|Publication number||US7390143 B1|
|Application number||US 11/786,375|
|Publication date||Jun 24, 2008|
|Filing date||Apr 11, 2007|
|Priority date||Apr 12, 2006|
|Publication number||11786375, 786375, US 7390143 B1, US 7390143B1, US-B1-7390143, US7390143 B1, US7390143B1|
|Inventors||A. Tenbusch II Albert|
|Original Assignee||Tenbusch Ii Albert A|
|Export Citation||BiBTeX, EndNote, RefMan|
|Patent Citations (6), Referenced by (6), Classifications (9), Legal Events (2)|
|External Links: USPTO, USPTO Assignment, Espacenet|
This non-provisional patent application claims the benefit of now abandoned U.S. provisional patent application No. 60/791,585, filed Apr. 12, 2006, the disclosure of which is incorporated herein by reference.
The present invention relates in general to pipe replacement techniques, and more particularly to trenchless underground pipe replacement techniques.
Cities of all sizes in the United States employ sewer and other liquid carrying systems for transporting liquid wastes to treatment plants for the disposal thereof. The infrastructure for carrying liquid wastes includes a vast network of underground pipes. The underground pipes can be constructed of many types of material, including clay, metal, cement, plastic, etc. Irrespective of the type of material from which the pipe network is constructed, the pipes deteriorate over time and thus need replacement. Certain pipes can last over 100 years, while other types of pipes may last only 25 years or so.
One technique for replacing old and deteriorated underground pipes includes excavating an open trench to expose the pipe line, and then replacing the old pipes with new pipes. While this technique has been employed for years, it is time consuming, labor intensive and frequently disrupts traffic, if a street or alley requires excavation in order to expose the underlying pipes. Moreover, the street or alley cannot often be immediately repaired until the newly filled trench has settled or otherwise is in condition for the pouring of concrete or laying of asphalt over the trenched area.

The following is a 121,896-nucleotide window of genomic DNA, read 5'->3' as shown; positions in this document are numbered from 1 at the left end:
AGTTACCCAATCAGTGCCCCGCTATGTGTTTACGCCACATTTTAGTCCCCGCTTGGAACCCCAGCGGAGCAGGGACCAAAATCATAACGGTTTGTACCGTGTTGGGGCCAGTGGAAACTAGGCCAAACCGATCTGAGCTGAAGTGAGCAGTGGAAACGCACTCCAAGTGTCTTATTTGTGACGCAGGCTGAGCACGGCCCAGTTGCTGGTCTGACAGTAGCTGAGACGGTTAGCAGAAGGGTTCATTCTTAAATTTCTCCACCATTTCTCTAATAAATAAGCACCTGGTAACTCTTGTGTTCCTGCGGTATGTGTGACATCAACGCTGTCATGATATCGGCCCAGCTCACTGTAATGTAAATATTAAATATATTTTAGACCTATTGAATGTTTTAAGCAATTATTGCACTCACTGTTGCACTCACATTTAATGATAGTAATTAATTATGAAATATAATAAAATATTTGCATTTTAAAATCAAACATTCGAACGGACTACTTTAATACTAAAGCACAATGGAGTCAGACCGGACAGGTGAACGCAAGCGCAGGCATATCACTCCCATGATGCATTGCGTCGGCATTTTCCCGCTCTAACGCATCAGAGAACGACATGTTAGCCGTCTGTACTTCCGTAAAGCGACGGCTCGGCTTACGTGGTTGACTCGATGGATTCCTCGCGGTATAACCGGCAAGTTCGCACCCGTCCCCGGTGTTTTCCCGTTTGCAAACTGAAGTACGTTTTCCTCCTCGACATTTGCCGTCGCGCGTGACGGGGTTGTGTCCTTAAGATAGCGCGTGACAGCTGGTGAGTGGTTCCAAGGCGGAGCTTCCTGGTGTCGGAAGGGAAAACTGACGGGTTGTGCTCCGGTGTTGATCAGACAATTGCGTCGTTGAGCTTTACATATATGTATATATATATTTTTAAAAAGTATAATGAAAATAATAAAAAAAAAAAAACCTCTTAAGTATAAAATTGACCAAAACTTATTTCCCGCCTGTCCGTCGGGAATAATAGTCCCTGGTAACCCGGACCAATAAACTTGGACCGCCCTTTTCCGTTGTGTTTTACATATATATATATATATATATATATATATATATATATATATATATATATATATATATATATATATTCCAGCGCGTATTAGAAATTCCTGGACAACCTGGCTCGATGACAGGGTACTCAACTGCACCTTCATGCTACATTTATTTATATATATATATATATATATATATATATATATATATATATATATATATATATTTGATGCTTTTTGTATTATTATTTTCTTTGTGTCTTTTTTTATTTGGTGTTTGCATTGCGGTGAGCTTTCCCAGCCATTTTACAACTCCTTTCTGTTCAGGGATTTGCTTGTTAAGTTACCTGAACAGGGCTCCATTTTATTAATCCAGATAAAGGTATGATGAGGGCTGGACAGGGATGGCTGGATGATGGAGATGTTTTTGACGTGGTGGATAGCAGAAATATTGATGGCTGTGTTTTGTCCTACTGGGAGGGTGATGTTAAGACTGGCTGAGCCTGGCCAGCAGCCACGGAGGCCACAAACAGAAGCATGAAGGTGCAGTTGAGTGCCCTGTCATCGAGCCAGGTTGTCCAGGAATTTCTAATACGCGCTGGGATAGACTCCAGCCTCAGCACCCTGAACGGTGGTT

Misaligned joints of old underground pipes, cracked pipe sections, and either a complete or partial collapse of the pipe line, are all conditions that frequently exist in municipal wastewater systems. Utility owners are increasingly searching for alternatives to traditional open-cut replacement methods for such failing infrastructure.
Existing pipe lines often have horizontal and/or vertical bends or curves, resulting from dropped joints and/or dramatic elevation changes that can disrupt pipe replacement methods. When a video camera is able to penetrate the existing pipe line to determine that the path is irregular and no longer linear, the best option has been to dig a work pit at the grade or line change location. When the camera is not able to penetrate the old pipe line because of its highly irregular path, the options have been limited to making point repairs prior to using existing trenchless methods, or to revert to traditional open cut methods.
As a significant improvement to the traditional pipe replacement techniques, improved trenchless pipe replacement techniques are disclosed in U.S. Pat. Nos. 5,482,404; 5,816,745 and 6,588,983, the disclosures of which are incorporated herein by reference. This methodology uses the technique of pushing new replacement pipes 24 behind a cone expander 18, through the old pipe line 10 that is being replaced. The trenchless pipe replacing apparatus is shown in
The rear of the trailing sleeve 22 is fitted with a specific adapter to interface with the new pipe 24 being pushed into the old pipe 10. There can be a lubricant port on the trailing end of the trailing sleeve 22. While not shown, a jacking frame, including a heavy duty hydraulic jack, is employed to exert a force on the back of the new pipe 24, and force it, and the lead train, into the old pipe 10. Once a section of the new pipe 24 has been fully inserted into and in replacement of the old pipe 10, the plunger or cylinder of the jack is retracted and another new pipe section is fitted behind the previously inserted new pipe 24, and the jack pushes the second new pipe section forward, thus pushing the previous pipe and the lead train to advance the apparatus through the path of the old pipe 10. This continues until the front-most new pipe 24 emerges through the old pipe 10 in a downstream manhole 12, whereupon the old pipe line 10 has been completely replaced with new pipe sections.
During the time when the jack is pushing the lead train forward, the fins 20 attached around the cracker/cone 18 rip and break the old pipe 10 as well as any repair clamps or saddles. These fins 20 have been found to point load and break concrete encasement where the concrete is not substantial or is not reinforced. For most pipe replacement conditions, the appropriate cone expander 18 will be concentric, however when certain existing conditions dictate, an eccentric cone expander (not shown) can be used. An eccentric cone expander is used whenever it is expected that the radial expansion of the cone as it moves forward will not expand downward uniformly in all radial directions, i.e. due to an existing rock floor at the bottom of the trench.